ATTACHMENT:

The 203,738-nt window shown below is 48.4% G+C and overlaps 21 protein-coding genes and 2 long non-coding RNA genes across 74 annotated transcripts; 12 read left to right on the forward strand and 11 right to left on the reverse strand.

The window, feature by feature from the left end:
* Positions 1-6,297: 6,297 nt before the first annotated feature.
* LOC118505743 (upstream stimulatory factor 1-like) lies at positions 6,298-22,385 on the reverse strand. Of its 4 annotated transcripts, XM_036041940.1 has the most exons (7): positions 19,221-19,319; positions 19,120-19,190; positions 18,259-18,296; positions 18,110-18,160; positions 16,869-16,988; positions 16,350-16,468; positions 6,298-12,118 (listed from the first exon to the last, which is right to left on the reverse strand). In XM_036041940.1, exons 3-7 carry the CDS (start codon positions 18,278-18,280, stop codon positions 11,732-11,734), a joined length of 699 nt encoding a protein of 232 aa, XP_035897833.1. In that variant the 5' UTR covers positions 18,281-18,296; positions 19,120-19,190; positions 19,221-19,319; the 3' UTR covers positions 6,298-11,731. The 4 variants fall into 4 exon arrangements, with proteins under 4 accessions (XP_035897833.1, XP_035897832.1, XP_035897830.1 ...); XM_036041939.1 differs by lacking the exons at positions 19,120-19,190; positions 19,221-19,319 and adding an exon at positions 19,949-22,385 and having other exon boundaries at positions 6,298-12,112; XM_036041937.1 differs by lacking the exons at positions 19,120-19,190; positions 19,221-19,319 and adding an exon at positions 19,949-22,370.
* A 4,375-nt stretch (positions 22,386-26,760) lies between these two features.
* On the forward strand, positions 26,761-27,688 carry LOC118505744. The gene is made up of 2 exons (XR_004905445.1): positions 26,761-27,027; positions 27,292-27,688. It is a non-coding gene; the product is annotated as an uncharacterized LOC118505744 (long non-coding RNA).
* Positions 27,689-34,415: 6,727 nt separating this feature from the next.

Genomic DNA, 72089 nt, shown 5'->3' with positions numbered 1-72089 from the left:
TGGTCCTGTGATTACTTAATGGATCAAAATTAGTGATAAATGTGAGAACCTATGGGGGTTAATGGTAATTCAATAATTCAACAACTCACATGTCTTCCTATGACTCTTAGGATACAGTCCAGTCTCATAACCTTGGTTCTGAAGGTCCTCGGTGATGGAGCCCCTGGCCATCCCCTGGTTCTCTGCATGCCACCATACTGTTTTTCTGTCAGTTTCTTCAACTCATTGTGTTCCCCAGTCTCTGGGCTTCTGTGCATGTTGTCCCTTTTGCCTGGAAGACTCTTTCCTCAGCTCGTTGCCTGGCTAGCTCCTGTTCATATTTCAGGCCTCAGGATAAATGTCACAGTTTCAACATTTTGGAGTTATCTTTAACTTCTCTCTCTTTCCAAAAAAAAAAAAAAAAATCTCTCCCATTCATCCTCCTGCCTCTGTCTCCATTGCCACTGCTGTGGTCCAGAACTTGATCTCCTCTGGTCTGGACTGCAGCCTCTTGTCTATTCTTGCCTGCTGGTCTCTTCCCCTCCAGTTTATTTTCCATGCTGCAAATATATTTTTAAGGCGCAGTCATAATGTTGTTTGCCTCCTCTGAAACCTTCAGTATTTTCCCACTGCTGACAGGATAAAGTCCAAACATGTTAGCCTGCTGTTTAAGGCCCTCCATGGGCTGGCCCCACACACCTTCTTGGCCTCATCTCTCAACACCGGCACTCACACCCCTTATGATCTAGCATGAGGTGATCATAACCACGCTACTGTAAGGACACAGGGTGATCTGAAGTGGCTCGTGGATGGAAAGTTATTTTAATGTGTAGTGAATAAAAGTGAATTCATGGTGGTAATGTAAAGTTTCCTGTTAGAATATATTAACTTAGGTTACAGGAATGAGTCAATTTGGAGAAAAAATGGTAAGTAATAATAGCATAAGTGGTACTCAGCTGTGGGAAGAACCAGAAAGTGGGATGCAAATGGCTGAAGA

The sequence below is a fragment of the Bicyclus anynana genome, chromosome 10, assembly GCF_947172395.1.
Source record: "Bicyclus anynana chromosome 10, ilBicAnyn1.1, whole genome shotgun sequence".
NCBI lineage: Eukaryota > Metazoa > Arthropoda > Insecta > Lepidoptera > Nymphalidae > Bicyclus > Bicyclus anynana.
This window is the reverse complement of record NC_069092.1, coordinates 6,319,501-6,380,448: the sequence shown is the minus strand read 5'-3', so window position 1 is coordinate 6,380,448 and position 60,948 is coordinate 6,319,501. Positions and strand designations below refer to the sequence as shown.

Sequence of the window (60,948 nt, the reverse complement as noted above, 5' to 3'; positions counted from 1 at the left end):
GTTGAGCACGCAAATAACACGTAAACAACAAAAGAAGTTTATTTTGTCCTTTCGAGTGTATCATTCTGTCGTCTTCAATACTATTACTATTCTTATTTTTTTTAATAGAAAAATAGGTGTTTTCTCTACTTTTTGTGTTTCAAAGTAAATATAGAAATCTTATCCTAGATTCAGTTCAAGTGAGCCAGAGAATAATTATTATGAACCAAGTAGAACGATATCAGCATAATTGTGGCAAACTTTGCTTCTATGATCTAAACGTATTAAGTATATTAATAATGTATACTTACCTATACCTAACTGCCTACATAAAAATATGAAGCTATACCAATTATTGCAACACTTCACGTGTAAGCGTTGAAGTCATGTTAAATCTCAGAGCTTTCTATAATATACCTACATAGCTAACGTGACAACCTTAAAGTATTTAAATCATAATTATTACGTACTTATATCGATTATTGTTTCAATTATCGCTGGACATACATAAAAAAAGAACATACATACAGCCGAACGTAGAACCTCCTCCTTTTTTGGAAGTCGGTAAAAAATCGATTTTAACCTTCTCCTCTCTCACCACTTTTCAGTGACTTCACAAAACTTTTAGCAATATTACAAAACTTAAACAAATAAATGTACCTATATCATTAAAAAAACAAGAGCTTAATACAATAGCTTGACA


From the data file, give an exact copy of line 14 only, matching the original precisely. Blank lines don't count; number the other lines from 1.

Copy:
Sequence of the window (60,948 nt, the reverse complement as noted above, 5' to 3'; positions counted from 1 at the left end):